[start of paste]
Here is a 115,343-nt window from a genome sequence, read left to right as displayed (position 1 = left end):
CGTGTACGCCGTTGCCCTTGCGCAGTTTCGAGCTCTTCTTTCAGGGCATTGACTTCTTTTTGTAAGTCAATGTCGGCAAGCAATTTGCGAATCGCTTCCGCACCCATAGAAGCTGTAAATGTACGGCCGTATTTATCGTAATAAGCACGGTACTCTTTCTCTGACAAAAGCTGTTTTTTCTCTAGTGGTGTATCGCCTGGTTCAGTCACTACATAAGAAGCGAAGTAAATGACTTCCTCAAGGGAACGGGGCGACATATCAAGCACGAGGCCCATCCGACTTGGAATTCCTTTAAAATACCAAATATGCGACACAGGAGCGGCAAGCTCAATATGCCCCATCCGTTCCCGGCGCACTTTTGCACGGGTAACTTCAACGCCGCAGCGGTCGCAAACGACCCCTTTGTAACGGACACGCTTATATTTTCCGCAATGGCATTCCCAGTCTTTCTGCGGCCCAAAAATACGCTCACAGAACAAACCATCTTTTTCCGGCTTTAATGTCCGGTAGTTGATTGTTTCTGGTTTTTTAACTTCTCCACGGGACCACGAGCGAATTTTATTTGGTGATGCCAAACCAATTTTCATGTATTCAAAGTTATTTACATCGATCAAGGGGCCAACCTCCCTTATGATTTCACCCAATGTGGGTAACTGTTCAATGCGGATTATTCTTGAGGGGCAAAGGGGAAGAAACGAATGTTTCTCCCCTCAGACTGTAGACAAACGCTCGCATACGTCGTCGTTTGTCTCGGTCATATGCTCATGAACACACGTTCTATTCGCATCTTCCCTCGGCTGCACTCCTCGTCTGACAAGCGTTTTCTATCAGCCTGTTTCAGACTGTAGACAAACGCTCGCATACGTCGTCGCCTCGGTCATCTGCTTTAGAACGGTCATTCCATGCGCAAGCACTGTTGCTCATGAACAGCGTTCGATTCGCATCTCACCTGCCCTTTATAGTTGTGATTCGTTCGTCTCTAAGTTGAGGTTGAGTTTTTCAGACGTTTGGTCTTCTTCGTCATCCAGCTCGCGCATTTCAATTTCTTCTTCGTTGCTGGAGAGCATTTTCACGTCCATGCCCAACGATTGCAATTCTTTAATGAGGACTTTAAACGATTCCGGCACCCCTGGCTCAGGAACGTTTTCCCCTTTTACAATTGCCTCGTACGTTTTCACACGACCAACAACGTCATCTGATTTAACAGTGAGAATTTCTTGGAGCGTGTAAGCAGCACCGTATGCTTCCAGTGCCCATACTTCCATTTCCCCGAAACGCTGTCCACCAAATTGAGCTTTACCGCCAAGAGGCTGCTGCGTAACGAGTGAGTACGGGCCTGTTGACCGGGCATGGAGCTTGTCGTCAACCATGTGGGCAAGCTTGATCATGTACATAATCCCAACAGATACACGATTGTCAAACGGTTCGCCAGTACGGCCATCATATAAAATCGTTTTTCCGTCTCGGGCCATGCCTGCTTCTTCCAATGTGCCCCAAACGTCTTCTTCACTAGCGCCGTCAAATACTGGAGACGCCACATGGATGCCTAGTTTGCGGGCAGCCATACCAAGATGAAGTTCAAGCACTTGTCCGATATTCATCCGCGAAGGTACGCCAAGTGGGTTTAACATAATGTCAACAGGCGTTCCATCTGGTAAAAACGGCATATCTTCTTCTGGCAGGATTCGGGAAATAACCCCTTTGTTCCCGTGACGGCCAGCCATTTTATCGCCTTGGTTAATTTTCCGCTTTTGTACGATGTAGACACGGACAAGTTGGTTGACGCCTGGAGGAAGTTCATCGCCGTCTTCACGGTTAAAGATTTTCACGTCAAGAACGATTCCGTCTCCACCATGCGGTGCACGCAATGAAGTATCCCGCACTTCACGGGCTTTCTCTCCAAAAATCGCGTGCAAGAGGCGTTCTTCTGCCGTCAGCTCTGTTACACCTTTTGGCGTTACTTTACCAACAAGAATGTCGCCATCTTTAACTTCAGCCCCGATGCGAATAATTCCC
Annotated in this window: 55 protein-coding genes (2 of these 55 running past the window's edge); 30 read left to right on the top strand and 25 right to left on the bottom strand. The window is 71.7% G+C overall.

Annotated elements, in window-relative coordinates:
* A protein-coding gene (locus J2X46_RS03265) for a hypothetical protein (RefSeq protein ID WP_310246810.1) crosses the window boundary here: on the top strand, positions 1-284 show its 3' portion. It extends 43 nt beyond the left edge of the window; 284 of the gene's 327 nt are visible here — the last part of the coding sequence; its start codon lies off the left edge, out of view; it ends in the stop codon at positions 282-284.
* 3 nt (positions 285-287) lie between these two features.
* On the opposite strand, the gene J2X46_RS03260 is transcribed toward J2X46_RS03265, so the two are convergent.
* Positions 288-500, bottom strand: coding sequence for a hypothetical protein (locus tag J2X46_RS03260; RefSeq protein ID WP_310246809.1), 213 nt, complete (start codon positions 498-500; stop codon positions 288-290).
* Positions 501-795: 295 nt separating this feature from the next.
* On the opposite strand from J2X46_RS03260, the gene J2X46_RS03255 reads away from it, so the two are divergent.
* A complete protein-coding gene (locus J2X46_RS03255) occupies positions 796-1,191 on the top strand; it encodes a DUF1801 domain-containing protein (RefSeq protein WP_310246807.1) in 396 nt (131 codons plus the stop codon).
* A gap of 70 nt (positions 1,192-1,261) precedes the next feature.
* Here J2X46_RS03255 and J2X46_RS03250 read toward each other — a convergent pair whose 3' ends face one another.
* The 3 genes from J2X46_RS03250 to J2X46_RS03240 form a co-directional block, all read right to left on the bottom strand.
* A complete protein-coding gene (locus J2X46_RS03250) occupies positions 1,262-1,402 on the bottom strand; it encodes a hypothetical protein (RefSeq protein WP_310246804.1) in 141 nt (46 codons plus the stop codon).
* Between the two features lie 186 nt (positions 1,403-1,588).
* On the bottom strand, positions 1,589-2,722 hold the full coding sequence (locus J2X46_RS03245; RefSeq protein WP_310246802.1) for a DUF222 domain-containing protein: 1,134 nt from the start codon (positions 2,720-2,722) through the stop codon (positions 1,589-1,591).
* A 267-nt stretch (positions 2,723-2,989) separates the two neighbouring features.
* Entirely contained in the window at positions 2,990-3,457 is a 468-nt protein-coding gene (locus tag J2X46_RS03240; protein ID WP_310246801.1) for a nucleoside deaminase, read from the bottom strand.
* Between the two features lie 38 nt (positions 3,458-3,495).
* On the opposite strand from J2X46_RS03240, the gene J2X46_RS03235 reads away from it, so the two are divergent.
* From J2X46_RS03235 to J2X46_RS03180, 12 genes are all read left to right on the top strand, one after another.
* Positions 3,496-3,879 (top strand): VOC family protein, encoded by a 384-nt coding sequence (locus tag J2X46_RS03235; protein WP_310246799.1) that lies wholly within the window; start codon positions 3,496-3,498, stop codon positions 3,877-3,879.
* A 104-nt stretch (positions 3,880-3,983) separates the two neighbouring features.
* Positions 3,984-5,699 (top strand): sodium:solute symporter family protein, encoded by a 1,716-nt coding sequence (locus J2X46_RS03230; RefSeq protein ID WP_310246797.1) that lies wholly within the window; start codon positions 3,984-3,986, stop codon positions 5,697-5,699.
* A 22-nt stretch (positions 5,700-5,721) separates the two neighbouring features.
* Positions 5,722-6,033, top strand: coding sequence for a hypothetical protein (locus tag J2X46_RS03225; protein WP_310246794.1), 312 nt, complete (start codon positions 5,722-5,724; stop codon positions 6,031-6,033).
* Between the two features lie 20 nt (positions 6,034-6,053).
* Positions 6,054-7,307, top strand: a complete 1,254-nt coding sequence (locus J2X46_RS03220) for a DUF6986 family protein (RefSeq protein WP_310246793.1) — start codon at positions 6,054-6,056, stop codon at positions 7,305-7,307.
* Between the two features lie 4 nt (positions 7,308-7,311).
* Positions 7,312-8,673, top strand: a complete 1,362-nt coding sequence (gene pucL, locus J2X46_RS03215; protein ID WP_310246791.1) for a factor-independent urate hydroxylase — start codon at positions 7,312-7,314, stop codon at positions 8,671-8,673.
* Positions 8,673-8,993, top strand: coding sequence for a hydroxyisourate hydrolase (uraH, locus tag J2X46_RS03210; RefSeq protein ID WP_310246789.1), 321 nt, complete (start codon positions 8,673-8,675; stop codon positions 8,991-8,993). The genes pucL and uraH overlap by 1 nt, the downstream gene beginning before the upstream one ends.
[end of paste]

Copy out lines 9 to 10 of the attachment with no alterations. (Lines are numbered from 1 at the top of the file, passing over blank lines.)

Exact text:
* Positions 501-795: 295 nt separating this feature from the next.
* On the opposite strand from J2X46_RS03260, the gene J2X46_RS03255 reads away from it, so the two are divergent.